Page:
Building a homelab, you need to store data. Own a home with kids, you need to store data.
I have a homelab, so my storage needs are a little bigger, but no matter what, if you need to store data, you need a solution. You have 3 choices. Build your own, buy a QNAP, or buy a Synology.
- Build your own is cheap, can be done with FreeNAS, will likely be a pain in the ass in some way. I don’t recommend this for anyone unless you know what the fuck you are doing.
- Buy QNAP. This is a “good” solution. It will work. You can do whatever you want to fucking do with it, but you need to click a bunch of buttons, and install some shit, and configure that thing. If your phone is Android, this is the NAS you want.
- Buy Synology. This will just work for 95% of the things you need with 2-3 mouse clicks. If your phone is an iPhone, this is the NAS you want.
So knowing the above, I went Synology. Did I pay a Synology Tax? Yes. But time is also money, Synology made my family and homelab needs easy.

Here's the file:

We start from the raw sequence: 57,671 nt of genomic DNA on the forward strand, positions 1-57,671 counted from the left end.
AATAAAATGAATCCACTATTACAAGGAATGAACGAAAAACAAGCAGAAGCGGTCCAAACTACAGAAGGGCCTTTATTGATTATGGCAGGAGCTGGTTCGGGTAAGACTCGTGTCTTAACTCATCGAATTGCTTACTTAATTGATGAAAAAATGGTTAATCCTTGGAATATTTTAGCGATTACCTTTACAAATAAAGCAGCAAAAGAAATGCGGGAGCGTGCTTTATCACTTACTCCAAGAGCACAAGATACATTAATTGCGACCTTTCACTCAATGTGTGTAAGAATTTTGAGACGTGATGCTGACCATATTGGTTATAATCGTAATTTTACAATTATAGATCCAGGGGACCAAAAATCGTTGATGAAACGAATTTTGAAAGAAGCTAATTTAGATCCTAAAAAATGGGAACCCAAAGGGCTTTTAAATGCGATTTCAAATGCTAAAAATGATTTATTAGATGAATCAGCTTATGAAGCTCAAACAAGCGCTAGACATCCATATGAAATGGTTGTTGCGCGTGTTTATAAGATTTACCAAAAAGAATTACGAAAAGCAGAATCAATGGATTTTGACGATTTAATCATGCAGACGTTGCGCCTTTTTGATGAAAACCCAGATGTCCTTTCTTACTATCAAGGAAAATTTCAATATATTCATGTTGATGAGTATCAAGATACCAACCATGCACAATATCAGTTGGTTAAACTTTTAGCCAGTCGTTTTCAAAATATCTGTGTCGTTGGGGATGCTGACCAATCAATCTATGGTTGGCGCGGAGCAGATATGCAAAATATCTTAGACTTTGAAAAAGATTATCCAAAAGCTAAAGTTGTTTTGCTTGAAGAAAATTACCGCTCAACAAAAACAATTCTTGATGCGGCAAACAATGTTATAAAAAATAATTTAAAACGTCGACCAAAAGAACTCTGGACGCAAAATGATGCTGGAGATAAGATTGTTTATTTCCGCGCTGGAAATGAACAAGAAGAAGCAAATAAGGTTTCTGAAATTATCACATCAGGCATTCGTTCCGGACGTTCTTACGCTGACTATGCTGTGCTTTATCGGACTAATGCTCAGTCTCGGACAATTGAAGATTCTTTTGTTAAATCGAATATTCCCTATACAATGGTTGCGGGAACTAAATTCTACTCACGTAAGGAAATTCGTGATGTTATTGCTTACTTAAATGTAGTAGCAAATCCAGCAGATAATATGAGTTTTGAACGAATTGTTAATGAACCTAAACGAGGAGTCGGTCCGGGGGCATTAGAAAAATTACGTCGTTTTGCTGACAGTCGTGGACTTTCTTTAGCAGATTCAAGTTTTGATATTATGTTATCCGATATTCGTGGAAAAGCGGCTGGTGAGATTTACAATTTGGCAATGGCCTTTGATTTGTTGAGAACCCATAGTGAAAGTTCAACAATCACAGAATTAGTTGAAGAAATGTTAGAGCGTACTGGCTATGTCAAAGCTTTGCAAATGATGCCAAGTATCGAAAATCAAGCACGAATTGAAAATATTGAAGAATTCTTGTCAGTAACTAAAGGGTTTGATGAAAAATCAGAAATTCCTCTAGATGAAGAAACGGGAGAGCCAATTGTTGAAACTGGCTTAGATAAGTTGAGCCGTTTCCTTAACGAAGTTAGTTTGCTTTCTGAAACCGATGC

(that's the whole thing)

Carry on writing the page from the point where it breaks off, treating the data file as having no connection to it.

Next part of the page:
Picked a platform, now to figure out the size, and growth. This is where I failed. I bought a DS218+ instead of a DS718. Maybe at first I didn’t understand or realize why, but most certainly I should of plucked down the few extra bucks and got the 718. I say this because I will be upgrading soon.
Silver lining: my homelab aspirations have grown since I bought the NAS, and I would much prefer an RS819 instead… something I wouldn’t have considered 6 months ago. So all is not a wash, and soon I will move up to a rack mount NAS chassis.
So why don’t I care about the upgrade? More of the Synology magic. Some people call this the Synology tax, but it’s a reason why you drop a few extra dollars on your setup. In my case, my setup is done using Synology SHR across the drives. This allows me to add additional capacity without needing to match drive size. I can grow my RAID cluster without having to keep my drives the same, as my budget allows. With this, I can slowly eliminate smaller drives while growing the entire footprint, without having to take a shock to my budget so I can do a new RAID setup.
With Synology, I get a bunch of easy to use out of the box features, but more importantly, I can go from small, to whatever the fuck size I want, without the need to redo my setup. Just keep adding drives, of any size I want, and like the rest of the Synology experience… it will just work.